Let me remind you of the last time a pro-Western Muslim leader was treated in such a manner: it was Mohammad Reza Pahlavi, the last shah of Iran. A liberal Left president who believed that weak US allies were in America’s best interests did everything humanly possible to undermine the shah.
DOZENS OF diplomats and virtually every major Iranian concerning the matter were interviewed by me personally. Those included Ardeshir Zahedi and Farah Diba Pahlavi, the widow of the shah, former French President Valéry Giscard d’Estaing, and US General Robert “Dutch” Hauser, the deputy commander in chief of the U.S. European Command who was dispatched to Iran to try to stabilize the country.
D’Estaing told me President Jimmy Carter thought the radical Ayatollah Ruhollah Khomeini was a cleric who would be good for human rights, and stated his own reaction:
“We were humanly shocked by the way Carter spoke because we knew at the end it would lead to the torture or the killing of the shah. And he [Carter] was not embarrassed at all; no, no, he spoke very lightly of a man that we supported very strongly.…He [Carter] was a bastard of conscience, a moralist, who treats with total lightness the fact of abandoning a man that we had supported together.”
When I interviewed Her Majesty Farah Pahlavi in March 2008, I was shown her guest book with an inscription: “Thank you for all your wonderful hospitality.” It was signed, “President Jimmy Carter” and “Rosalynn Carter.”
Princess Ashraf, Pahlavi’s twin sister, put her impressions of the president on paper. She wrote, “I looked at his pale face. I thought his smile was artificial, his eyes icy – and I hoped I could trust him.” Yet again, it was apparent that neither Carter nor his advisers were fully apprised of the growing unrest.
Washington put pressure on the shah to ease his control and allow more political freedom. This prompted the release of more than three hundred political prisoners, relaxed censorship, provided freedom of religion, and overhauled the court system, which had the unforeseen side-effect of allowing greater freedom for opposition groups to meet and organize.
IN MY INTERVIEW with Queen Farah, she related that the shah was concerned about Carter’s demands for human rights
concessions, tying them to foreign aid and threatening to withhold spare parts for Iran’s military aircraft.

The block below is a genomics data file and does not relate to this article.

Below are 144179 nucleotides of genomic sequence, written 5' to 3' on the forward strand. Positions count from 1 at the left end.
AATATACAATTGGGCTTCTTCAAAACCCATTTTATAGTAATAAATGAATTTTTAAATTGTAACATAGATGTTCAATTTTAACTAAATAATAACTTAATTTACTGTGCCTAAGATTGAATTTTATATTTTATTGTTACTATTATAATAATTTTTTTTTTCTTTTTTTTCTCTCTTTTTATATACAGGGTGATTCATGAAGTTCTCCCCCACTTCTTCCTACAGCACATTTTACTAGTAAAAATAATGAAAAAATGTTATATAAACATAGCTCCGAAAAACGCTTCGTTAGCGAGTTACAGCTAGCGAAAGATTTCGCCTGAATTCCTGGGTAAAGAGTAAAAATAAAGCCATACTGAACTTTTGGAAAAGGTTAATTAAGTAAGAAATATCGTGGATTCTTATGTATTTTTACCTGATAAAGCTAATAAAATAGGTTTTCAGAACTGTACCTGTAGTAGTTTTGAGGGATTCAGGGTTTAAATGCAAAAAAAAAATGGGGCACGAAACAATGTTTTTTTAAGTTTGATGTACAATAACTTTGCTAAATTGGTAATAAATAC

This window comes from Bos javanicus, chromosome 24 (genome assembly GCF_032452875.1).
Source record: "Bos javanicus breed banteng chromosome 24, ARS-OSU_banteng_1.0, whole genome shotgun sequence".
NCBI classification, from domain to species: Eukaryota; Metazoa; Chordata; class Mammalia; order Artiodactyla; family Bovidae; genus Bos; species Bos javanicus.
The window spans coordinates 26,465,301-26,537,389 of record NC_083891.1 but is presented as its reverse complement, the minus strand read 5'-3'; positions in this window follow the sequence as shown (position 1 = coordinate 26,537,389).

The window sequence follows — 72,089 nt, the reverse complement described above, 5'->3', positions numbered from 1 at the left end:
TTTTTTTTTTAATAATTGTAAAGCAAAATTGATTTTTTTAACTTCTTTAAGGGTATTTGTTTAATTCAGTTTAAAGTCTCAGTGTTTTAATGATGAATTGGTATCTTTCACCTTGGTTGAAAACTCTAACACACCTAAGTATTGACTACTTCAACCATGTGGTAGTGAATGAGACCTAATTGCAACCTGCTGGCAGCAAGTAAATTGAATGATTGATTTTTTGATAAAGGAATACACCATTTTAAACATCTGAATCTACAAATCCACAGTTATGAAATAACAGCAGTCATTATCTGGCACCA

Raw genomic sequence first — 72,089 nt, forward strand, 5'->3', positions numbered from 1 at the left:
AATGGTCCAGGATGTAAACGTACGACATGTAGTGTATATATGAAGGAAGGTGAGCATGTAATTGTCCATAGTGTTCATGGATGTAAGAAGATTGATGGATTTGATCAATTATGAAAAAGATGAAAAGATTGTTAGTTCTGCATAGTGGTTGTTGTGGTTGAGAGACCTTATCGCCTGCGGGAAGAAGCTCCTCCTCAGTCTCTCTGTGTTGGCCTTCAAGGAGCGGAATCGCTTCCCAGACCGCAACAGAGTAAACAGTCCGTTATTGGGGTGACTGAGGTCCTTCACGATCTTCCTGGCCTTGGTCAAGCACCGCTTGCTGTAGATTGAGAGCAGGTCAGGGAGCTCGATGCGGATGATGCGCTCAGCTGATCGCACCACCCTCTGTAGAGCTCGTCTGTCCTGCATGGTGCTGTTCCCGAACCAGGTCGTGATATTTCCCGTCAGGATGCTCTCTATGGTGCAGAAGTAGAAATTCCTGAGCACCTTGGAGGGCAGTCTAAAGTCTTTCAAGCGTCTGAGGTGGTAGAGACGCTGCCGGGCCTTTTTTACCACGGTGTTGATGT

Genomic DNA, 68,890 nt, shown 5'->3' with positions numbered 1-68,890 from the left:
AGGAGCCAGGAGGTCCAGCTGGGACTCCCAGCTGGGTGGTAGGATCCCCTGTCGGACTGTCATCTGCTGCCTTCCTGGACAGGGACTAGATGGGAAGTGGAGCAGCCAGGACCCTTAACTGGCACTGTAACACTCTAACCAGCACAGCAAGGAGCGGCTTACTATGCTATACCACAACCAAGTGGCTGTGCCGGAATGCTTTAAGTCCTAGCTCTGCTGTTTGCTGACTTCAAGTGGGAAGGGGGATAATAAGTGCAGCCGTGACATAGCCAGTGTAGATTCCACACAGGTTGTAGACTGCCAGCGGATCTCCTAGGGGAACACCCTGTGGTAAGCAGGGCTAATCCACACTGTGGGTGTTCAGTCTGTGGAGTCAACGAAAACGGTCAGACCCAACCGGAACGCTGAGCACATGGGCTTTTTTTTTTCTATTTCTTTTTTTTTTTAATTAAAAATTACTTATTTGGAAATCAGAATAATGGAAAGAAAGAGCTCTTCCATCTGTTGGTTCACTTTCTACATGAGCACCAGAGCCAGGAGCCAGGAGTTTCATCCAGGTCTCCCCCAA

Her husband said to her, “Who knows what sort of calamity he [Carter] may unleash upon the world?” And, she said, the shah’s worst nightmares would come to pass: the USSR would invade Afghanistan; Iraq would take advantage of a weakened Iran and invade; and Khomeini would be successful with his call for an Islamic Revolution in Iran.
The same godless liberal Left moral relativists who forced the shah out of power are still operating today, and are hard at work to depose President Sisi, as well as Trump and Netanyahu. Sadly, those liberals have a difficult time seeing moral issues clearly. They reject absolute standards of good and evil, right and wrong. In their worldview, man is capable of perfection, human nature is on a path towards enlightenment, and the concept of original sin is primitive.
One need only look back at the conditions in Libya and Iraq where the liberal Left media was determined to prod the US into a self-righteous war. They believed that human rights would be improved for Muslims; instead the region became a living hell where millions suffered and died.
Those same humanists believe the lie that bad actions must be blamed on societal, psychological, or economic circumstances. Moral relativists despise those who understand the nature of evil. Secular humanists make excuses for evil, or worse, deny its existence, or coddle it by refusing to confront it. Consequently, they feed it. Terrorists kill the body; God-hating, humanist, liberal leftists kill the soul. They see jihadists not as terrorists, but as freedom fighters, little George Washington types who simply need tolerance and support.

The writer is a #1 The New York Times bestselling author with 80 published books. He is the founder of Friends of Zion Museum in Jerusalem of which the late Shimon Peres, Israel’s ninth president, was the chair.